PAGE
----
Hillary Clinton's visit to Yemen on July 11 — the first by a U.S. Secretary of State since 1990 — highlights the dilemma faced by U.S. officials handing out aid, military hardware, intelligence and drone attacks to fight terrorism in weak, small countries around the globe.
Yemen is a nesting place for anti-American Islamist terrorists such as Osama bin Laden’s followers — his father Mohammed bin Laden was born in Yemen before migrating to Saudi Arabia and striking it rich in the construction business.
But shoveling — with front end loaders — truckloads of American cash and bullets into the fragile one party state of Yemen fails to touch on the country’s problems. And until Yemen’s structural, economic, environmental and cultural problems are unraveled — in some distant future — the fight against terrorism threatens to destroy what is still a peaceful backwater that retains a positive image of the United States.
The Obama administration has increased U.S. civilian aid to Yemen from $17 million in 2008 to $130 million in 2010. This aid serves a noble purpose. It provides clinics and schools. It trains teachers, nurses and even government officials. It funded livestock immunization after Rift Valley Fever infected herds and Saudi Arabia blocked imports.
But when you walk around Sana and other cities or towns, what strikes a visitor is that all afternoon, many men have a huge bulge in their cheek — they are chewing Qat, a midly narcotic plant. Some men continue to work, serving freshly-made breads and coffee or hammering away in small workshops. Others simply kick back into the shade to let the afternoon pass away. Still others use the opportunity to gather and talk politics in amazingly frank ways — Qat sessions remind me of college bull sessions in the dorm where we’d chat about life, politics, sports, anything. It’s said they take pressure off people in a country ruled for 30 years by Ali Abdullah Saleh.
But Qat consumes millions of hours of work time, up to 50 percent of a workman’s wages and up to 60 percent of the water used in agriculture. It’s so deeply embedded in Yemeni culture that even Saleh appears on TV with a wad in his cheek at times.
The second thing that strikes a visitor is the number of weapons. Sana the capital officially bans carrying guns openly but every adult male and many children sport the curved ornamental daggers in their waistbands that tradition demands.
In Marib, the neighboring province, every adult male is free and takes advantage of that freedom to sling an AK-47 over his shoulder. Since it’s unlikely they fear attack by the goats, sheep and camels they herd, the guns are a sign they do not believe the government can protect them from fellow humans. Given the long and chaotic history of tribal rivalries, leaving the state in control of only major cities and roads, Yemen has a long way to go to provide public security and cohesion.
Into this gorgeous, mellow, ancient, artistic, traditional, Muslim country — poorest of all the Arab nations — have come the conflicts between the United States and Muslim extremists. The failed Nigerian underwear bomber on Christmas 2009 was inspired and equipped by Anwar al-Awlaky, a Yemeni-American extremist cleric. He was also linked to bombs mailed to the United States in print cartridges in October, and to Maj. Nidal Hassan, the U.S. Army psychiatrist who killed 12 soldiers and a civilian at Ft. Hood, Texas in November, 2009. Earlier, in 2000, terrorists blew a hole in the U.S. destroyer Cole, killing 17, as it anchored in the Yemeni port of Aden.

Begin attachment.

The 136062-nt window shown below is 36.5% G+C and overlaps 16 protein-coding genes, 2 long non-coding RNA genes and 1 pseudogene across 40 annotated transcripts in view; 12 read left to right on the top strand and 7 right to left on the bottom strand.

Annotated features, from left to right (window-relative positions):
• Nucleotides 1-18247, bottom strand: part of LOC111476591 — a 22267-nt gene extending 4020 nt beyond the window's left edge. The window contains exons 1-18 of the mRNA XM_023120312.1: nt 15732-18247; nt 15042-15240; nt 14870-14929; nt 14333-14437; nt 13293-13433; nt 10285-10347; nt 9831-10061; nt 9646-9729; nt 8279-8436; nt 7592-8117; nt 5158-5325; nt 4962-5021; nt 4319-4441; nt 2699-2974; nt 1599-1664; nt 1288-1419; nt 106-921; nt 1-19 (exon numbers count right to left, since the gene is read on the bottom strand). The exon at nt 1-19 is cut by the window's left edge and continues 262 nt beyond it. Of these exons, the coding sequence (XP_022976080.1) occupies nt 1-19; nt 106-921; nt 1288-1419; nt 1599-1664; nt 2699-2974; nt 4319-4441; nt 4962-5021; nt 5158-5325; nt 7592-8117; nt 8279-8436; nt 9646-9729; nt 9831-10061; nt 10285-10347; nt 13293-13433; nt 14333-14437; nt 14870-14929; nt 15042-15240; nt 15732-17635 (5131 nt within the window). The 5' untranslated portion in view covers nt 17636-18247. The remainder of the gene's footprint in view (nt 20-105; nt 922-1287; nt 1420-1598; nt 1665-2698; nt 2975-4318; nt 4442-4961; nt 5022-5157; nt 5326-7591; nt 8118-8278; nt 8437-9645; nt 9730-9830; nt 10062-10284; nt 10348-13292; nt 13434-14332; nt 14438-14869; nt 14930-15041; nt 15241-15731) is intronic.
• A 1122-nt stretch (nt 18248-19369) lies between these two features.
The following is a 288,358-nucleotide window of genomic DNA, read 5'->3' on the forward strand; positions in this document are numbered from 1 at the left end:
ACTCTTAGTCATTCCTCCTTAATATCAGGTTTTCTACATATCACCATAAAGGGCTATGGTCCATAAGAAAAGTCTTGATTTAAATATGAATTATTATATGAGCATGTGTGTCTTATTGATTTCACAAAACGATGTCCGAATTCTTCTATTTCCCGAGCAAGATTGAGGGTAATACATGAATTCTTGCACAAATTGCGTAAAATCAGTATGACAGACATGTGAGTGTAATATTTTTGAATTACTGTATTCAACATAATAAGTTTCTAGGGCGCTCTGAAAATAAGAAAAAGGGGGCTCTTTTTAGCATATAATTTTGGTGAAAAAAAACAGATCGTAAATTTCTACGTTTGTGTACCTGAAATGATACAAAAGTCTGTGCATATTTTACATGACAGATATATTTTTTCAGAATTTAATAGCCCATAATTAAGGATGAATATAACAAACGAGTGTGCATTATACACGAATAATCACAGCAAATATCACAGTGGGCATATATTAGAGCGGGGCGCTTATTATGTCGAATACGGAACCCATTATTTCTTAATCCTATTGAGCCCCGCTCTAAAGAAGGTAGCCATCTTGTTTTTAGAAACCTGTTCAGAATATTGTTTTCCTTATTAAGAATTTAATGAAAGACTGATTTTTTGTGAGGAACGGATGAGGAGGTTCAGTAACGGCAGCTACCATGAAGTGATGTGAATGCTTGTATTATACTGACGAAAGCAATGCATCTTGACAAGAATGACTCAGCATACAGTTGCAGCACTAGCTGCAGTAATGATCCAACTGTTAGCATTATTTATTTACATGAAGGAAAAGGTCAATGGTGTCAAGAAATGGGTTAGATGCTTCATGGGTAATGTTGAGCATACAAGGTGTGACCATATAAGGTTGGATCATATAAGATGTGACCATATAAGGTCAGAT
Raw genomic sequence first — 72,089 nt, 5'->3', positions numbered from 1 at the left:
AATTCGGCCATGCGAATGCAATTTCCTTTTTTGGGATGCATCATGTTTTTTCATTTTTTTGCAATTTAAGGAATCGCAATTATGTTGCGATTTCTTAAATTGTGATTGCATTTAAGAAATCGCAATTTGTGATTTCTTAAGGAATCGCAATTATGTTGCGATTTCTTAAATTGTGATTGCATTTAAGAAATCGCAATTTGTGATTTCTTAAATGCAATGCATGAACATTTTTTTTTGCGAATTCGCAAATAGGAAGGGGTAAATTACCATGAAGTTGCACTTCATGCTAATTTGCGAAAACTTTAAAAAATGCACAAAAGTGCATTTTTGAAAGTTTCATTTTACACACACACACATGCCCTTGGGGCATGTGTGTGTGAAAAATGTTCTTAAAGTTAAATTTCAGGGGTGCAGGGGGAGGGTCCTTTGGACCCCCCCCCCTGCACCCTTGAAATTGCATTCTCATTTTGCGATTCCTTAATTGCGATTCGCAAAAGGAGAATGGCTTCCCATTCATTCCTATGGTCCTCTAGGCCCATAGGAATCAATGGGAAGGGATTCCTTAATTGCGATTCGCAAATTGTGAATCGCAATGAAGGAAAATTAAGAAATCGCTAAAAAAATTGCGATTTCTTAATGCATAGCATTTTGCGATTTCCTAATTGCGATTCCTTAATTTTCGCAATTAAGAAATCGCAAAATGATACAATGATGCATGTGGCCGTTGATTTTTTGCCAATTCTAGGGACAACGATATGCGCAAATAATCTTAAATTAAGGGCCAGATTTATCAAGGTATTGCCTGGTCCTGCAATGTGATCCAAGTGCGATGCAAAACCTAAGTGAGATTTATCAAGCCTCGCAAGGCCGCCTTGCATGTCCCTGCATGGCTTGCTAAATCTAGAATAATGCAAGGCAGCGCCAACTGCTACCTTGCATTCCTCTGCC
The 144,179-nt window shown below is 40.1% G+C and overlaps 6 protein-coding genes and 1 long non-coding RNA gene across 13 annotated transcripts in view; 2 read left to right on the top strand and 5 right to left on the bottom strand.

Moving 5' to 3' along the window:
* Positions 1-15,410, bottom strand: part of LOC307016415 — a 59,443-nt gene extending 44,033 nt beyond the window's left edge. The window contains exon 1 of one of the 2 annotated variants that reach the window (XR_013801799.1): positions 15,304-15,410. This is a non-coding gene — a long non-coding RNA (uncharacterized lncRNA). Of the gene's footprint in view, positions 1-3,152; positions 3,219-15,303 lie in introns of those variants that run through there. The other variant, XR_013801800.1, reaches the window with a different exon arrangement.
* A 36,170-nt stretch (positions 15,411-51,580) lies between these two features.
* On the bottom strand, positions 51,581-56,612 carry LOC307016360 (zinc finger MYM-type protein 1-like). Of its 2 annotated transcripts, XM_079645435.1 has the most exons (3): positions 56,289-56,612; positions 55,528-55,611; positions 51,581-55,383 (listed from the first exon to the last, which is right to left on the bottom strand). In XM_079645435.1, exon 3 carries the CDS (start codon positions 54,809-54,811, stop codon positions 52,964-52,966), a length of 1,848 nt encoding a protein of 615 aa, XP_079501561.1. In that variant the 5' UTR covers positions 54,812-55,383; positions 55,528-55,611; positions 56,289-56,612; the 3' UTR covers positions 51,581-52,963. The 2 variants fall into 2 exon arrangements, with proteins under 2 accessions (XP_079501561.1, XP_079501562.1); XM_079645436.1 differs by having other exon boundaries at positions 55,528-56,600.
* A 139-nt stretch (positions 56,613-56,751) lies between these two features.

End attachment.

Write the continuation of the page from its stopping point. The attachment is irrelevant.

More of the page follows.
Al Qaida forces have at times aligned themselves with President Saleh to help him defeat South Yemen separatists. Al Qaida in Arabia then set up camp in outlying provinces that are a magnet to international terrorists.
WikiLeaks released a U.S. State Department cable indicating that when U.S. drones bombed Muslim extremists, President Saleh would claim the Yemeni forces were responsible. This would avoid turning Yemen’s population against the U.S. — a turn of events that is the goal of Al Qaida and would threaten Saleh’s government, U.S. security, and the Yemeni people’s own future.
The dilemma for the U.S. is clear. If we call for free elections and seek to end Saleh’s three decades of absolute power, we risk unleashing tribal violence, religious war by northern Shiites, southern separatism and Muslim extremism aligned with Al Qaida.
If we continue to arm Saleh at the current level of $170 million a year, we risk to turn a remote backwater from a wild west of occasional kidnappings, tribal shoot outs and relatively small terror networks into a more massive conflict sucking in the vultures of extremism from Somalia, Afghanistan and Pakistan, as well as regional powers Saudi Arabia and Iran.
This is a terrible choice similar to ones we face throughout the Middle East and in Africa. Strongmen in Yemen, Egypt, Tunisia, Jordan, Saudi Arabia, Morocco, Tunisia, Uganda and other countries provide a bulwark against terrorism, keep things quiet (at the cost of stagnation) and do provide people with a peaceful way of life.
U.S. leaders must carefully walk a narrow path between wanting to spread our American form of democracy to other cultures and following the medical oath’s primary rule: first, do no harm.
ABOUT THE WRITER
Ben Barber has written about the developing world since 1980 for Newsday, the London Observer, the Christian Science Monitor, Salon.com, Foreign Affairs, the Washington Times and USA TODAY. From 2003 to August, 2010, he was senior writer at the U.S. foreign aid agency. His photojournalism book — GROUNDTRUTH: The Third World at Work at play and at war — is to be published in 2011 by de-MO.org. He can be reached at firstname.lastname@example.org.
McClatchy Newspapers did not subsidize the writing of this column; the opinions are those of the writer and do not necessarily represent the views of McClatchy Newspapers or its editors.